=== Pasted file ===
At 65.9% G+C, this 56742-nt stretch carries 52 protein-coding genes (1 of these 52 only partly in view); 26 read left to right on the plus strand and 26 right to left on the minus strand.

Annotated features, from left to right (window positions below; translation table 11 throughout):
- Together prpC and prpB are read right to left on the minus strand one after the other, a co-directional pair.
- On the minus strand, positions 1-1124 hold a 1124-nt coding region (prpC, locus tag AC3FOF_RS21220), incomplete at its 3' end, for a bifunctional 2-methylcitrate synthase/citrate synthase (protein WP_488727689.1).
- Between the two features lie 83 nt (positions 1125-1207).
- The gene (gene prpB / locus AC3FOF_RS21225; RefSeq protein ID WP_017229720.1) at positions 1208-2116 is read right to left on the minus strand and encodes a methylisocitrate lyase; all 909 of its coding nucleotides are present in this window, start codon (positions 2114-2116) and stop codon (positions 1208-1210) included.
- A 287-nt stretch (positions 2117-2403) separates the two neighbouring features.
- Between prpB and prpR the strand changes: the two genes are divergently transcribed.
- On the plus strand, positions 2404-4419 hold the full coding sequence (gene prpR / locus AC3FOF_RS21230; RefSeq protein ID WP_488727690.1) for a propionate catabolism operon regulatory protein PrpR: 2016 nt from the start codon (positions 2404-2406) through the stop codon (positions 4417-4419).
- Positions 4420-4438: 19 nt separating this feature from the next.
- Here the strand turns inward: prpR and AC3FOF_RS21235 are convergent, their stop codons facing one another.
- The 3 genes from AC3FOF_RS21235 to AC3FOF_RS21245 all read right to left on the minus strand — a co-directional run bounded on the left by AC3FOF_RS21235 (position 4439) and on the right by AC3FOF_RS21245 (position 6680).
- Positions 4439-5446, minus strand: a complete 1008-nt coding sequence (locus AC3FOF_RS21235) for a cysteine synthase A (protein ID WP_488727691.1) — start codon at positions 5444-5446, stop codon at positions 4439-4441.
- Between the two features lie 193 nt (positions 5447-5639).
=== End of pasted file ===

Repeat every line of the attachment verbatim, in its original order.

At 65.9% G+C, this 56742-nt stretch carries 52 protein-coding genes (1 of these 52 only partly in view); 26 read left to right on the plus strand and 26 right to left on the minus strand.

Annotated features, from left to right (window positions below; translation table 11 throughout):
- Together prpC and prpB are read right to left on the minus strand one after the other, a co-directional pair.
- On the minus strand, positions 1-1124 hold a 1124-nt coding region (prpC, locus tag AC3FOF_RS21220), incomplete at its 3' end, for a bifunctional 2-methylcitrate synthase/citrate synthase (protein WP_488727689.1).
- Between the two features lie 83 nt (positions 1125-1207).
- The gene (gene prpB / locus AC3FOF_RS21225; RefSeq protein ID WP_017229720.1) at positions 1208-2116 is read right to left on the minus strand and encodes a methylisocitrate lyase; all 909 of its coding nucleotides are present in this window, start codon (positions 2114-2116) and stop codon (positions 1208-1210) included.
- A 287-nt stretch (positions 2117-2403) separates the two neighbouring features.
- Between prpB and prpR the strand changes: the two genes are divergently transcribed.
- On the plus strand, positions 2404-4419 hold the full coding sequence (gene prpR / locus AC3FOF_RS21230; RefSeq protein ID WP_488727690.1) for a propionate catabolism operon regulatory protein PrpR: 2016 nt from the start codon (positions 2404-2406) through the stop codon (positions 4417-4419).
- Positions 4420-4438: 19 nt separating this feature from the next.
- Here the strand turns inward: prpR and AC3FOF_RS21235 are convergent, their stop codons facing one another.
- The 3 genes from AC3FOF_RS21235 to AC3FOF_RS21245 all read right to left on the minus strand — a co-directional run bounded on the left by AC3FOF_RS21235 (position 4439) and on the right by AC3FOF_RS21245 (position 6680).
- Positions 4439-5446, minus strand: a complete 1008-nt coding sequence (locus AC3FOF_RS21235) for a cysteine synthase A (protein ID WP_488727691.1) — start codon at positions 5444-5446, stop codon at positions 4439-4441.
- Between the two features lie 193 nt (positions 5447-5639).